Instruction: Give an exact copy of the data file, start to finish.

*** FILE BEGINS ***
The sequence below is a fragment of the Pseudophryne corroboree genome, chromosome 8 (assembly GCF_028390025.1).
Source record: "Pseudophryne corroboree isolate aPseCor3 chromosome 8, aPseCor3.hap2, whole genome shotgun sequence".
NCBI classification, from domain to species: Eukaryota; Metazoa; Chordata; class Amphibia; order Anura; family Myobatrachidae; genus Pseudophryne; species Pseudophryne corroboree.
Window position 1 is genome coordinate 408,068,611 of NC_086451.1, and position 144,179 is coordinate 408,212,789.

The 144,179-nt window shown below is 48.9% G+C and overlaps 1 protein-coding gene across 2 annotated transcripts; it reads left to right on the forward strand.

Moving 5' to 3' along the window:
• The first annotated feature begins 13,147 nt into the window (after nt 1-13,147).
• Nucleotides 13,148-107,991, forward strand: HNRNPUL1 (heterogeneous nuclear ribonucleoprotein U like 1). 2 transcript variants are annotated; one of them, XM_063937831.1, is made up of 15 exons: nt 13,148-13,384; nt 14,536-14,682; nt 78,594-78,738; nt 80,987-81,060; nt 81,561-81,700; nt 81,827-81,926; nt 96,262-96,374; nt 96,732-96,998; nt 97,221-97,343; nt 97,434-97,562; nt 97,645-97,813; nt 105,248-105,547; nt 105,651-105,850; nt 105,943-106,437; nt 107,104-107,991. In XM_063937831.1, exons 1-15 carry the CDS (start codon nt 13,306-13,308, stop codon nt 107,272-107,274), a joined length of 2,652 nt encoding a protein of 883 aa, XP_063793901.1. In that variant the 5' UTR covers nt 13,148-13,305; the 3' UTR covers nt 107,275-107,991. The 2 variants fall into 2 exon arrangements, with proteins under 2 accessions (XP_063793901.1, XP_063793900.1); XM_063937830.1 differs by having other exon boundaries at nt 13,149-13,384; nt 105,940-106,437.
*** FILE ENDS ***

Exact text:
The sequence below is a fragment of the Pseudophryne corroboree genome, chromosome 8 (assembly GCF_028390025.1).
Source record: "Pseudophryne corroboree isolate aPseCor3 chromosome 8, aPseCor3.hap2, whole genome shotgun sequence".
NCBI classification, from domain to species: Eukaryota; Metazoa; Chordata; class Amphibia; order Anura; family Myobatrachidae; genus Pseudophryne; species Pseudophryne corroboree.
Window position 1 is genome coordinate 408,068,611 of NC_086451.1, and position 144,179 is coordinate 408,212,789.

The 144,179-nt window shown below is 48.9% G+C and overlaps 1 protein-coding gene across 2 annotated transcripts; it reads left to right on the forward strand.

Moving 5' to 3' along the window:
• The first annotated feature begins 13,147 nt into the window (after nt 1-13,147).
• Nucleotides 13,148-107,991, forward strand: HNRNPUL1 (heterogeneous nuclear ribonucleoprotein U like 1). 2 transcript variants are annotated; one of them, XM_063937831.1, is made up of 15 exons: nt 13,148-13,384; nt 14,536-14,682; nt 78,594-78,738; nt 80,987-81,060; nt 81,561-81,700; nt 81,827-81,926; nt 96,262-96,374; nt 96,732-96,998; nt 97,221-97,343; nt 97,434-97,562; nt 97,645-97,813; nt 105,248-105,547; nt 105,651-105,850; nt 105,943-106,437; nt 107,104-107,991. In XM_063937831.1, exons 1-15 carry the CDS (start codon nt 13,306-13,308, stop codon nt 107,272-107,274), a joined length of 2,652 nt encoding a protein of 883 aa, XP_063793901.1. In that variant the 5' UTR covers nt 13,148-13,305; the 3' UTR covers nt 107,275-107,991. The 2 variants fall into 2 exon arrangements, with proteins under 2 accessions (XP_063793901.1, XP_063793900.1); XM_063937830.1 differs by having other exon boundaries at nt 13,149-13,384; nt 105,940-106,437.